Orthoclase formed by subsolidus replacements in metamorphic rocks

Another example of a metamorphic terrane in which higher temperatures of metamorphism have converted microcline into orthoclase is reported by Rao (1960). He found that microcline in the Precambrian gneisses near Oslo, Norway, became increasingly disordered as the contact with a nordmarkite was approached, and near the contact the microcline was converted to a sanidine-like form.

Heier (1956) described a metamorphic sequence from Orsdalen, Norway, grading from a greenschist through a granulite facies. In this terrane, augen gneisses are gradational to amphibolites, and the plagioclase of the amphibolite shows progressive K-replacement with increasing degrees of metamorphism. Microcline is first produced in antiperthite by interior replacement of plagioclase. Next, in intermediate grades of metamorphism, the plagioclase crystals are converted to perthitic microcline bordered by myrmekite. In the highest grades of metamorphism perthitic orthoclase is formed, also bordered by myrmekite, illustrating that not all orthoclase (or sanidine) is formed by crystallization from a magma.

Eskola (1952) reports that conversion of microcline to orthoclase is common in many granulite terranes (and vice-versa). It logically follows that if temperatures and pressures rise sufficiently to cause primary microcline to convert to orthoclase under subsolidus conditions, then in some terranes, temperatures could rise high enough eventually to cause melting, with the formation of magma. After crystallization of the magma, primary magmatic orthoclase would be formed, and under such conditions myrmekite would not be expected.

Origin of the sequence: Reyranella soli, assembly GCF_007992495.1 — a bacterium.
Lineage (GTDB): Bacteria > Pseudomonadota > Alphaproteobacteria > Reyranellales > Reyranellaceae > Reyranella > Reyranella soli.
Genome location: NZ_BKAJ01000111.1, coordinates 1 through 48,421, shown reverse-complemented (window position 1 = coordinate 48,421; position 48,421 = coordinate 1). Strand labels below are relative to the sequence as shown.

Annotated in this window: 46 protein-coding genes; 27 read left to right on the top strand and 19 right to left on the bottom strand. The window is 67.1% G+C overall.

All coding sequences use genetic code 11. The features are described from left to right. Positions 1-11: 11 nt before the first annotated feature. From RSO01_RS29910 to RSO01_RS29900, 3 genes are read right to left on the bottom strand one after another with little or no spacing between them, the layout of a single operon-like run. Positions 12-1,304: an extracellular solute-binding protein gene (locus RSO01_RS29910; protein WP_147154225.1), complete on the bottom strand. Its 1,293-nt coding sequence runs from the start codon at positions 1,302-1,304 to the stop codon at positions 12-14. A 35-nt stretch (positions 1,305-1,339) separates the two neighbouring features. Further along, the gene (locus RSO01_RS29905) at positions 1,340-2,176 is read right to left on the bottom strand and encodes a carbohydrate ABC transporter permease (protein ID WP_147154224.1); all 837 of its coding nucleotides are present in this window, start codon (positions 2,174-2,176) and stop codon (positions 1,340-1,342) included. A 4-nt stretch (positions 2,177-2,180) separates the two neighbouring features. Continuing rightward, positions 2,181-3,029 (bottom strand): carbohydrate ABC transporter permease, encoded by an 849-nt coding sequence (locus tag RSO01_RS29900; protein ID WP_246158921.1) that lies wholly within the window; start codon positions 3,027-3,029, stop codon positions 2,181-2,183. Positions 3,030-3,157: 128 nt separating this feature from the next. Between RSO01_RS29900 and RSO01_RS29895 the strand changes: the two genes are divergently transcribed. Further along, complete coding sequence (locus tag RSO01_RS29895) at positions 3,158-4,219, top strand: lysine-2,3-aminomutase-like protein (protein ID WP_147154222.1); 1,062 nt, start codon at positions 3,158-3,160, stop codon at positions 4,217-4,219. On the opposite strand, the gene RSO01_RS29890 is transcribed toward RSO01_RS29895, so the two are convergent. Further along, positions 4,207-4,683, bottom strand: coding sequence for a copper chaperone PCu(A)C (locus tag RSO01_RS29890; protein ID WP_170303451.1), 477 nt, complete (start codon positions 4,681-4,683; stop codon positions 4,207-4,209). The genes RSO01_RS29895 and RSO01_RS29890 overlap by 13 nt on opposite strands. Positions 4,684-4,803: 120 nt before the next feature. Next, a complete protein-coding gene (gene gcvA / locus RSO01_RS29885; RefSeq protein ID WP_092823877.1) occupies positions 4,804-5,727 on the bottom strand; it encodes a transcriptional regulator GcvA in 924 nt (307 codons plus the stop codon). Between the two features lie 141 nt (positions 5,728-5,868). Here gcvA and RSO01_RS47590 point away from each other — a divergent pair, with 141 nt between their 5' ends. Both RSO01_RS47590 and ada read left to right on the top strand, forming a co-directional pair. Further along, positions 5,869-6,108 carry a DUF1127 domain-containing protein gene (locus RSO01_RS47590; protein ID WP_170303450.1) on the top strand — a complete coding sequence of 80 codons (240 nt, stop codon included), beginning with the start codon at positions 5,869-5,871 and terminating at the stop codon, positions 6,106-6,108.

Perthite, microcline, and orthoclase

Existing theory for the origin of plagioclase lamellae in microcline or orthoclase to form perthite is that plagioclase lamellae generally result from unmixing of Na (and Ca) from high-temperature alkali feldspar (Tuttle, 1952). Other origins of perthite include simultaneous crystallization of a potassium-rich and a sodium-rich feldspar (Anderson, 1928; Wallace, 1956), replacement of plagioclase during late deuteric potassium metasomatism (Heier, 1955, 1956, 1957; Robertson, 1959), and replacement of primary orthoclase or microcline by plagioclase (see presentation 18). But what about perthitic microcline (or orthoclase) formed during subsolidus K-replacement of plagioclase? In that case, the plagioclase islands or lamellae in the perthite are residual remnants of the former plagioclase or result from the displacement and/or recrystallization of Na and Ca in the former plagioclase crystal. Whether plagioclase islands or lamellae in the K-feldspar are coarse or fine is a function of the An content of the primary plagioclase. The more calcic the primary plagioclase that has been replaced, generally the coarser are the plagioclase lamellae in the perthite. Examples of perthitic microcline with coarse plagioclase lamellae formed by K-replacement occur in the charnockites of India (Ramaswamy and Murty, 1968, 1972) and in mangerite at Raftsund, Lofoten-Vesteralen, Norway (Griffin et al., 1974). Examples of perthitic orthoclase containing extremely tiny plagioclase lamellae occur in the Cooma pluton (Collins, 1996). Noteworthy is that these perthitic microcline- and orthoclase-bearing rocks are also associated with myrmekite.

Origin of granites